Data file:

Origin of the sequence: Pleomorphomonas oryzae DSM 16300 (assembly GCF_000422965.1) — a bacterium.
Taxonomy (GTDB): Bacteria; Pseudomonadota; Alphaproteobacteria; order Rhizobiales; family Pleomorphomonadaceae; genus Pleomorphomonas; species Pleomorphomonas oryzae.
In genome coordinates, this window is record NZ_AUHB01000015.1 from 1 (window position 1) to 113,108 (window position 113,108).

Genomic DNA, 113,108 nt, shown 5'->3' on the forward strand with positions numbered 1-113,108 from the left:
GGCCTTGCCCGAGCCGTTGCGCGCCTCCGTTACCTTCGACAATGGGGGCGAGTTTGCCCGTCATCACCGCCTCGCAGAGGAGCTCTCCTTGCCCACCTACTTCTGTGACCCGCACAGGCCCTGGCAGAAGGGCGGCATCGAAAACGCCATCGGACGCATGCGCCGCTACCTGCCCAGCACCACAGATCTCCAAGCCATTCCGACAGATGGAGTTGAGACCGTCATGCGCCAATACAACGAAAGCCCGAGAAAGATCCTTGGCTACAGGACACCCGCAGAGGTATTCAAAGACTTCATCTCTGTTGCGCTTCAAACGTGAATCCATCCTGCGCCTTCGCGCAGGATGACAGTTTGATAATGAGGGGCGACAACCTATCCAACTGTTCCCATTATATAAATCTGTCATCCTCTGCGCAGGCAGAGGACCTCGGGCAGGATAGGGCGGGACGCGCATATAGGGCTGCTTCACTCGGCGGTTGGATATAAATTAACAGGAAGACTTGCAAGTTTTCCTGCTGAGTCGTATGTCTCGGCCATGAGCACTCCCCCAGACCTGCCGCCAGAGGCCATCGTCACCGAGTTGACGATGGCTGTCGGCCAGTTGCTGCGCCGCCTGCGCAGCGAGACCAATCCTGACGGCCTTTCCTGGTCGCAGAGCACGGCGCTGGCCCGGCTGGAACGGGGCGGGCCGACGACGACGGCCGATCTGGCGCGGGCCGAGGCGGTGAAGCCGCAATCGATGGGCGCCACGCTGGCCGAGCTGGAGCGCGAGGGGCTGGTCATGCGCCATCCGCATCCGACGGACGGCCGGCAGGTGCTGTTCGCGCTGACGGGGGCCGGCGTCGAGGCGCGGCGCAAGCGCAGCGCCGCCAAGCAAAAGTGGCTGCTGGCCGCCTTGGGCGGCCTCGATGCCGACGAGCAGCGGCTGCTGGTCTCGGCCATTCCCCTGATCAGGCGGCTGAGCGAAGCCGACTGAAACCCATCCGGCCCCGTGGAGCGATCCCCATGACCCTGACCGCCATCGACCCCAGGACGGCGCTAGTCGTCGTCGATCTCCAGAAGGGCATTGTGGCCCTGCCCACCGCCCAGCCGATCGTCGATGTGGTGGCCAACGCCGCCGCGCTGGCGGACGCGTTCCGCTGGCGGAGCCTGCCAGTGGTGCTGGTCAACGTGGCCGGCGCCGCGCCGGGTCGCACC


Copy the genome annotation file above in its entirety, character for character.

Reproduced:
Origin of the sequence: Pleomorphomonas oryzae DSM 16300 (assembly GCF_000422965.1) — a bacterium.
Taxonomy (GTDB): Bacteria; Pseudomonadota; Alphaproteobacteria; order Rhizobiales; family Pleomorphomonadaceae; genus Pleomorphomonas; species Pleomorphomonas oryzae.
In genome coordinates, this window is record NZ_AUHB01000015.1 from 1 (window position 1) to 113,108 (window position 113,108).

Genomic DNA, 113,108 nt, shown 5'->3' on the forward strand with positions numbered 1-113,108 from the left:
GGCCTTGCCCGAGCCGTTGCGCGCCTCCGTTACCTTCGACAATGGGGGCGAGTTTGCCCGTCATCACCGCCTCGCAGAGGAGCTCTCCTTGCCCACCTACTTCTGTGACCCGCACAGGCCCTGGCAGAAGGGCGGCATCGAAAACGCCATCGGACGCATGCGCCGCTACCTGCCCAGCACCACAGATCTCCAAGCCATTCCGACAGATGGAGTTGAGACCGTCATGCGCCAATACAACGAAAGCCCGAGAAAGATCCTTGGCTACAGGACACCCGCAGAGGTATTCAAAGACTTCATCTCTGTTGCGCTTCAAACGTGAATCCATCCTGCGCCTTCGCGCAGGATGACAGTTTGATAATGAGGGGCGACAACCTATCCAACTGTTCCCATTATATAAATCTGTCATCCTCTGCGCAGGCAGAGGACCTCGGGCAGGATAGGGCGGGACGCGCATATAGGGCTGCTTCACTCGGCGGTTGGATATAAATTAACAGGAAGACTTGCAAGTTTTCCTGCTGAGTCGTATGTCTCGGCCATGAGCACTCCCCCAGACCTGCCGCCAGAGGCCATCGTCACCGAGTTGACGATGGCTGTCGGCCAGTTGCTGCGCCGCCTGCGCAGCGAGACCAATCCTGACGGCCTTTCCTGGTCGCAGAGCACGGCGCTGGCCCGGCTGGAACGGGGCGGGCCGACGACGACGGCCGATCTGGCGCGGGCCGAGGCGGTGAAGCCGCAATCGATGGGCGCCACGCTGGCCGAGCTGGAGCGCGAGGGGCTGGTCATGCGCCATCCGCATCCGACGGACGGCCGGCAGGTGCTGTTCGCGCTGACGGGGGCCGGCGTCGAGGCGCGGCGCAAGCGCAGCGCCGCCAAGCAAAAGTGGCTGCTGGCCGCCTTGGGCGGCCTCGATGCCGACGAGCAGCGGCTGCTGGTCTCGGCCATTCCCCTGATCAGGCGGCTGAGCGAAGCCGACTGAAACCCATCCGGCCCCGTGGAGCGATCCCCATGACCCTGACCGCCATCGACCCCAGGACGGCGCTAGTCGTCGTCGATCTCCAGAAGGGCATTGTGGCCCTGCCCACCGCCCAGCCGATCGTCGATGTGGTGGCCAACGCCGCCGCGCTGGCGGACGCGTTCCGCTGGCGGAGCCTGCCAGTGGTGCTGGTCAACGTGGCCGGCGCCGCGCCGGGTCGCACC